But my much greater concern with the timeline is that the length of time between obtaining the semen and performing the iui is negatively correlated with pregnancy rates. And the vast majority of our wait was between those two events, not waiting for them to call Jack in to do his part. I wish I could remember what time he was called back. I do know the exact time we first arrived in the office (I wrote it on the sign-in form) and the exact time of the iui (the nurse told me to wait 10 minutes afterwards before I got up, so Jack looked at his watch) and that those two times were three hours apart. I do know that the iui took place one hour and twenty minutes past the time it was scheduled to occur. I do know that we watched every single other patient in the waiting room come and go while we waited. Can you detect a little bitterness?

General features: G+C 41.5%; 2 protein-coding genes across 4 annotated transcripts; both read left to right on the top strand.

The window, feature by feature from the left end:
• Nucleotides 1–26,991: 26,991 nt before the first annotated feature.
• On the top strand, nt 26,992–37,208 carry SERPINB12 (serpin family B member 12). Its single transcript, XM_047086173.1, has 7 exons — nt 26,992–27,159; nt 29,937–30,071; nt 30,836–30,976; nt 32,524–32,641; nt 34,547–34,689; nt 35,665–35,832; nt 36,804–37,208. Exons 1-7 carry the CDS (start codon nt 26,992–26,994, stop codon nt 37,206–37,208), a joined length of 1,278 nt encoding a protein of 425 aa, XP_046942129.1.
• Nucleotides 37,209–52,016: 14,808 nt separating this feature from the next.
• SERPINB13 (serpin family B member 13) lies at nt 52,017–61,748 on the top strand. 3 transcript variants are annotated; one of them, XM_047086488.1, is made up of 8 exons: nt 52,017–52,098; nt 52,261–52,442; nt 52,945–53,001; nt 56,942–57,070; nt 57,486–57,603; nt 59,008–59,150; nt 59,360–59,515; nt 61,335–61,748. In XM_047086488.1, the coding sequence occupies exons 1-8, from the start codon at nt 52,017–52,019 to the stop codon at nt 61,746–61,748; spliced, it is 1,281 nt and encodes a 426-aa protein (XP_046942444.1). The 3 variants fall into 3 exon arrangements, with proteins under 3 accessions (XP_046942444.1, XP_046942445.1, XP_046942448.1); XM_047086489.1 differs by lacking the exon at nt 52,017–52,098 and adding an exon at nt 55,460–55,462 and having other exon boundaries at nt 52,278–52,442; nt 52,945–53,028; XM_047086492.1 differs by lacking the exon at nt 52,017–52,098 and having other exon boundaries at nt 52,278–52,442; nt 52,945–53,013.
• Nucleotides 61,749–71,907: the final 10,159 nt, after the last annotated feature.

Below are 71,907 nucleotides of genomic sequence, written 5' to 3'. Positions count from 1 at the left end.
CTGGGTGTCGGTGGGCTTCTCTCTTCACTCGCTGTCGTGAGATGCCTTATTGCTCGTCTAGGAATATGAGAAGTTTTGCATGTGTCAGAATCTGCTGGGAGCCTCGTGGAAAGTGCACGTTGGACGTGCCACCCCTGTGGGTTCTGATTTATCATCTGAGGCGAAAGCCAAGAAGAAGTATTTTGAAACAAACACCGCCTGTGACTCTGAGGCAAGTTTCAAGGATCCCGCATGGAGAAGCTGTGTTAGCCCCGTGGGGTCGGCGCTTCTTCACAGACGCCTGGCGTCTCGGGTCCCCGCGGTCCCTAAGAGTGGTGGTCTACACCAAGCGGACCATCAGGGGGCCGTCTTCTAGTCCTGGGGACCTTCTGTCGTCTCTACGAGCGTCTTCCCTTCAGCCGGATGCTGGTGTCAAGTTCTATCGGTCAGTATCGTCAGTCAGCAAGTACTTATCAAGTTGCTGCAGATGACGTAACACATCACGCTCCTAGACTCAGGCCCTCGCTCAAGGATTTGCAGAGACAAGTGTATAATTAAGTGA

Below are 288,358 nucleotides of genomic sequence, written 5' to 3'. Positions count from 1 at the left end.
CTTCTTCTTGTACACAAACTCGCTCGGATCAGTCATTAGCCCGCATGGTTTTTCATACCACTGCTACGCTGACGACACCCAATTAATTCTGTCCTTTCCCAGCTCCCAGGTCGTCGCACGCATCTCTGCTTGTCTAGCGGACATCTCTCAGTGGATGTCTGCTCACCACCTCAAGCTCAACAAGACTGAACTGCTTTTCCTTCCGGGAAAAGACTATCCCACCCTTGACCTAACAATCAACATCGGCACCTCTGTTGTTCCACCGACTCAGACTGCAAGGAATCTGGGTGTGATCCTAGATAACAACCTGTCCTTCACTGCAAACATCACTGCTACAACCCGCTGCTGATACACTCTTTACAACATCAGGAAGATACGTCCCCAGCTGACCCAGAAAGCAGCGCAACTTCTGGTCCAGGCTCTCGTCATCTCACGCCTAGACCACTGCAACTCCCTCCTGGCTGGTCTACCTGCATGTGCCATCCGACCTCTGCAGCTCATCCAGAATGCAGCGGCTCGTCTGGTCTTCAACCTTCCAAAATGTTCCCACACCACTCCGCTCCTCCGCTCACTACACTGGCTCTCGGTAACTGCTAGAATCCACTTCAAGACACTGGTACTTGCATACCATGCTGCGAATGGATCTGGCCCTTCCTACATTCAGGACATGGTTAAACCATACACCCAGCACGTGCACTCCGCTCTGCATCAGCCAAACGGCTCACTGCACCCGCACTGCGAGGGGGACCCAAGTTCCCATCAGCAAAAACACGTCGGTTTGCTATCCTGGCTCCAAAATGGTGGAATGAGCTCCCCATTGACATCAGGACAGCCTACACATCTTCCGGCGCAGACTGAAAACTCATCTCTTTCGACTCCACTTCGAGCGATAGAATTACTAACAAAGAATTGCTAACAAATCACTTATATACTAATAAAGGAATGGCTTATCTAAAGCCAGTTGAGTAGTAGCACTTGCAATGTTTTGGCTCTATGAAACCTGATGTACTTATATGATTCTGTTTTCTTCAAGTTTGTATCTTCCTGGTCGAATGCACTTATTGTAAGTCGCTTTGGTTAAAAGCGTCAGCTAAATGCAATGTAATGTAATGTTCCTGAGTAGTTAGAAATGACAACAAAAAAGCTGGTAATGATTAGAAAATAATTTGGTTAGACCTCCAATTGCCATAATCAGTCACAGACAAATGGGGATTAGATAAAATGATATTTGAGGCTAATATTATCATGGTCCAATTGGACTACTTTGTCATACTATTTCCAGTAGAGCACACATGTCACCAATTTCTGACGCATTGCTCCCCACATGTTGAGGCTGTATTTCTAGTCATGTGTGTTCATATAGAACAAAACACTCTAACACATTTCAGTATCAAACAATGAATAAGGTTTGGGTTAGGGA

Honestly, it is not the inconvenience of the wait (though that was not fun) it is the fact that the wait may have substantially reduced the chances of the iui being successful. And not only reduced the chances of the iui being successful, but reduced our chances of getting pregnant (since we abstained for 36 hours prior to the iui). Which makes me doubt everything else about the way I am being treated by this clinic.

Third argument against iui is the cost. This is not covered, so we pay out of pocket. The cost of the iui is equivalent to our cost for a 300 cartridge of f-stim. Unfortunately, money is a limiting factor for us, so why spend it on iui (dubious benefit) rather than more rounds of injections (proven benefit)?